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Lavender Use On My Mole Incision


Author: Melissa P.
Date: 02-04-2005
Views: 5,209
Word Count: 278
Questions Received: 1
Testimonial ID: 613-OR
Brand Neutral: No
Scientific Studies: 8

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My dermatologist recently removed a few "suspect" moles from my back. For one of those moles, he decided that more needed to be removed. When all was said and done, he left a 1-1/4" long incision that required stitches. As I was leaving their office, I was given a prescription for an antibiotic cream, a prescription for pain killers, and an appointment to return and have the stitches removed.

When I returned for that follow-up appointment, the nurse took one look at my back and began to scold me for delaying the removal of my stitches. I was dumbfounded. I told her that I was there at the exact time they set my appointment for. She scoffed and checked my chart only to find that I was being truthful. She then looked at my incision again and asked me if I had used the antibiotic cream prescribed. I sheepishly admitted that I had shredded both prescriptions and had used Young Living's Lavender oil on the incision twice a day. She was very surprised. She said that she'd never seen an incision heal so quickly. She felt that I should have been there three days earlier to avoid her having to DIG the stitches out. Needless to say, she dug them out and I continued to use Lavender and then Idaho Balsam Fir to finish the healing (from the digging) and hopefully minimize the scarring. I'm still working on it, but I have to say that the scar looks much better than I ever thought it would. It's pretty faded and I hope one day gone!


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Supporting Scientific Studies
1.Associated topics: antibiotic — "As proven in vitro, essential oils [Eucalyptus, Melaleuca Alternifolia, Thyme, Lavender, Lemon, Lemongrass, Cinnamon, Grapefruit, Clove, Sandalwood, Peppermint, Sage] represent a cheap and effective antiseptic topical treatment option even for antibiotic-resistant strains [such] as MRSA and antimycotic [antifungal]-resistant Candida species."Link
2.Associated topics: moles — "Local application of frankincense essential oil may provide a non-surgical treatment alternative, with no or minimal side effect for carcinoma in situ, minimally invasive carcinoma and pre-cancerous conditions such as actinic keratosis."Link
3.Associated topics: cut-/-laceration-/-incision — "[A] literature review of evidence on the influence of essential oils on wound healing and their potential application in clinical practice... focus[ing] mainly on tea tree, lavender, chamomile, thyme, and ocimum [basil] oils."Link
4.Associated topics: cut-/-laceration-/-incision,scars — "[One] method employed for wound healing is the application of lavender oil. Due to its antimicrobial, anti-inflammatory, and analgesic properties, it is thought to prevent wound infections and to play a role in reducing pain by lowering inflammation.... Lavender oil is known to have antibacterial, antifungal, sedative, and/or antidepressant effects.... In addition to its antimicrobial effects, the anti-inflammatory analgesic properties of lavender oil have also been emphasized... The use of L. Angustifolia [lavender] is particularly recommended in chronically infected wounds due to its immune-stimulating and antimicrobial effects. There are also reports that lavender oil reduces scar tissue."Link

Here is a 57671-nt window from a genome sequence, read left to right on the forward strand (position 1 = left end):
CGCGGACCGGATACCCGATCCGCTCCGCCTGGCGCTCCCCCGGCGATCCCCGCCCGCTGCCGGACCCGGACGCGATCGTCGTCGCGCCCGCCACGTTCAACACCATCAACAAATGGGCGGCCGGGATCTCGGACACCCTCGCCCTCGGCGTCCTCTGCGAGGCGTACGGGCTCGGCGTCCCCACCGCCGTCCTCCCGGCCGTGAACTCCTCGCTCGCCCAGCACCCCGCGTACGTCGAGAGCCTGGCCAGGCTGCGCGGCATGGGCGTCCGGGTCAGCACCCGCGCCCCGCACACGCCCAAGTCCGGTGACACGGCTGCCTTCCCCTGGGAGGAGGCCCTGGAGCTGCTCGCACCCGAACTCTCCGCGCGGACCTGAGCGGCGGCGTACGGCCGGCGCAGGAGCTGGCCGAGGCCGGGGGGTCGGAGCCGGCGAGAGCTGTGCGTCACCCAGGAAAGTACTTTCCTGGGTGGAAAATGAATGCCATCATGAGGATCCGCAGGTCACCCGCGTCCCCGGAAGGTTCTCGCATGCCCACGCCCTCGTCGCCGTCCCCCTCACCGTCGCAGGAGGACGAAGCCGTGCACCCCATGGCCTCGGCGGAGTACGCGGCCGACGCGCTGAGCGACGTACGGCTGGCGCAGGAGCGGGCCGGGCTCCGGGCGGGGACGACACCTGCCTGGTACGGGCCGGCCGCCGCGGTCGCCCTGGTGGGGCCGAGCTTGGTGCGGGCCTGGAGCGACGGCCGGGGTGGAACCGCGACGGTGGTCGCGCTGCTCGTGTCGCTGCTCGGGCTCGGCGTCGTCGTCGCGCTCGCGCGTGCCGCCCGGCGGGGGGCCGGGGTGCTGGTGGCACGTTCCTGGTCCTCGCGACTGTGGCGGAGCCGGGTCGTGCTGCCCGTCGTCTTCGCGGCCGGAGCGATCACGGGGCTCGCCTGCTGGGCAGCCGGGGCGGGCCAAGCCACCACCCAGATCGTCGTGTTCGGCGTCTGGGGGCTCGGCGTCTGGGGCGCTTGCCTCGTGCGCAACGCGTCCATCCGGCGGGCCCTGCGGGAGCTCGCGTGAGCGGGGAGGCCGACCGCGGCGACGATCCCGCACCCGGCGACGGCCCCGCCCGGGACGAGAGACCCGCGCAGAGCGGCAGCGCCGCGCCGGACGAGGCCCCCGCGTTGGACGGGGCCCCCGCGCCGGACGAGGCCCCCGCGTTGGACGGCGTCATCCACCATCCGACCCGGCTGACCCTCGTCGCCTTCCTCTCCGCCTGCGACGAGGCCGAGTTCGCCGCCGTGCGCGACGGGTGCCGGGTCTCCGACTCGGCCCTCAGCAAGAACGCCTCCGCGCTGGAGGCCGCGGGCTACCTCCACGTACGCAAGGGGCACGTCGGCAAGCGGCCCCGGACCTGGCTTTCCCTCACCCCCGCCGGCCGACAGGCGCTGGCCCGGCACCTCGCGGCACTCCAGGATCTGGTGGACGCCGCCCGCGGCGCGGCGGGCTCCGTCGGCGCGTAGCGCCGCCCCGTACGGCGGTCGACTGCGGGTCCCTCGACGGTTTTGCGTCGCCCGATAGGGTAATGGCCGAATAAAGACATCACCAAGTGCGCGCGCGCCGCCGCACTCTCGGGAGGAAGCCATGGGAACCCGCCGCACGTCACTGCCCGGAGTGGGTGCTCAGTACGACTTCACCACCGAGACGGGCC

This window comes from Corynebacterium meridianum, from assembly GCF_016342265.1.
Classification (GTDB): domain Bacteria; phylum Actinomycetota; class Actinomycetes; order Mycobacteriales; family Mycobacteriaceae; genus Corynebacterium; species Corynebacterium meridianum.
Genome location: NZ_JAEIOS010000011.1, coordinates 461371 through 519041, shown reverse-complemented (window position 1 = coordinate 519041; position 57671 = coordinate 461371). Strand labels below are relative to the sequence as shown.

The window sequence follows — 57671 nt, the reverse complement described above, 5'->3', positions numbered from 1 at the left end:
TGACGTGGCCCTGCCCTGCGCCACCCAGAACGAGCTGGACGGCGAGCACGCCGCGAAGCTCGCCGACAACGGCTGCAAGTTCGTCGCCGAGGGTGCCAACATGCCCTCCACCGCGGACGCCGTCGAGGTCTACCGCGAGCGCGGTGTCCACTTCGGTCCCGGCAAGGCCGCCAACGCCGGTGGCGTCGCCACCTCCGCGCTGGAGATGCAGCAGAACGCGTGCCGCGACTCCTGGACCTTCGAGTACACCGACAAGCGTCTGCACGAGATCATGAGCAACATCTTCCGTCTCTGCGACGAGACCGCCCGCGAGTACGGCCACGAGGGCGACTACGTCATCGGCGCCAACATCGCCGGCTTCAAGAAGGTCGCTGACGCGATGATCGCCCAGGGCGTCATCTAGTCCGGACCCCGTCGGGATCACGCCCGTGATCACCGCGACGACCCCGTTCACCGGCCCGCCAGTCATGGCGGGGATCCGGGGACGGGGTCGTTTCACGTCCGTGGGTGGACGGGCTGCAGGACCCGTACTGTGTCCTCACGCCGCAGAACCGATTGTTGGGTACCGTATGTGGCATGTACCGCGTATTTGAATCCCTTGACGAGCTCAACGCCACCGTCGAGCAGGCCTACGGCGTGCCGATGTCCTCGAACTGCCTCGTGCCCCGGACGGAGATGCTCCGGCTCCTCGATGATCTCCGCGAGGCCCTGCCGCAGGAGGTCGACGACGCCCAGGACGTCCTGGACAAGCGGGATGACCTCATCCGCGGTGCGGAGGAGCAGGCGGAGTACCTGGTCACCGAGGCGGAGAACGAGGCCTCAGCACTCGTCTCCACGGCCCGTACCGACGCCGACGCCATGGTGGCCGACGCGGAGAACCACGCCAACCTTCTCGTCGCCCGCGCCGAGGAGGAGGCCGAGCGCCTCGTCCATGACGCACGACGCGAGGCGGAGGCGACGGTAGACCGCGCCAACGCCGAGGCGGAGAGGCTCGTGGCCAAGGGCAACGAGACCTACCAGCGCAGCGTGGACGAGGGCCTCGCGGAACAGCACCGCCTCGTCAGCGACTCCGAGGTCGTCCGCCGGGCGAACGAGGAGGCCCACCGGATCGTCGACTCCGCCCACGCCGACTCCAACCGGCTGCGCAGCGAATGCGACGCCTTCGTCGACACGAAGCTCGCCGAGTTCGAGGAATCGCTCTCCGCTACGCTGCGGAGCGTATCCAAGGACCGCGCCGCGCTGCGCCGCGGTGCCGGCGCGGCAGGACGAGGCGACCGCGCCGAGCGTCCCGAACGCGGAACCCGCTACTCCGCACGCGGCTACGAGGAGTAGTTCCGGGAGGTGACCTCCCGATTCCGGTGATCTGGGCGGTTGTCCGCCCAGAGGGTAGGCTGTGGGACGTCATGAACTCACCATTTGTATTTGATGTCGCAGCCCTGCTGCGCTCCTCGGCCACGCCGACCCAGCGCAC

5.Associated topics: cut-/-laceration-/-incision — "Topical 5% tea tree oil is an effective treatment for mild to moderate acne vulgaris.... Tea tree oil has broad-spectrum antimicrobial and anti-inflammatory activity in vitro. These properties have formed the basis of its use in the treatment of a range of superficial dermatoses such as cuts, insect bites, boils, and dermatophytosis [ringworm]."Link
6.Associated topics: cut-/-laceration-/-incision — "Herbalists treat skin ailments, such as fungal infections (like candidiasis), wounds, eczema, and acne, with lavender oil. It is also used in a healing bath for joint and muscle pain. One study evaluating treatments for children with eczema found [that] it was therapeutic touch from the mother that improved symptoms; in other words, massage with and without essential oils (including lavender) both reduced the dry, scaly skin lesions. Another study found that lavender oil may improve pain control after surgery."Link
7.Associated topics: cut-/-laceration-/-incision,scars — "[A] pulverized mixture of four herbs including Agrimonia Eupatoria (A), Nelumbo Nucifera Gaertn (N), Boswellia Carteri (B) [Frankincense], and Pollen Typhae Angustifoliae (P)... was first described in Chinese canonical medicine about 2000 years ago for treatment of various trauma disorders, such as hemostasis [bleeding], anti-inflammatory, analgesia [pain], and wound healing, etc.... [W]e showed that local ANBP treatment not only significantly enhanced wound healing by relieving inflammation, increasing formation of granulation tissue, and accelerating re-epithelialization, but [it] also reduced scar formation by decreasing collagen production [and] protuberant height and volume of scars and [by] increasing collagen maturity.... [Results show that ANBP] promot[es] wound healing and alleviat[es] scar formation, which may be an effective therapy for human wounds at the earliest stage."Link
8.Associated topics: cut-/-laceration-/-incision — "[T]he influence of essential oils (mainly tea tree, lavender, chamomile, thyme and ocimum [basil] oils) on wound healing and their potential application in clinical practice."Link

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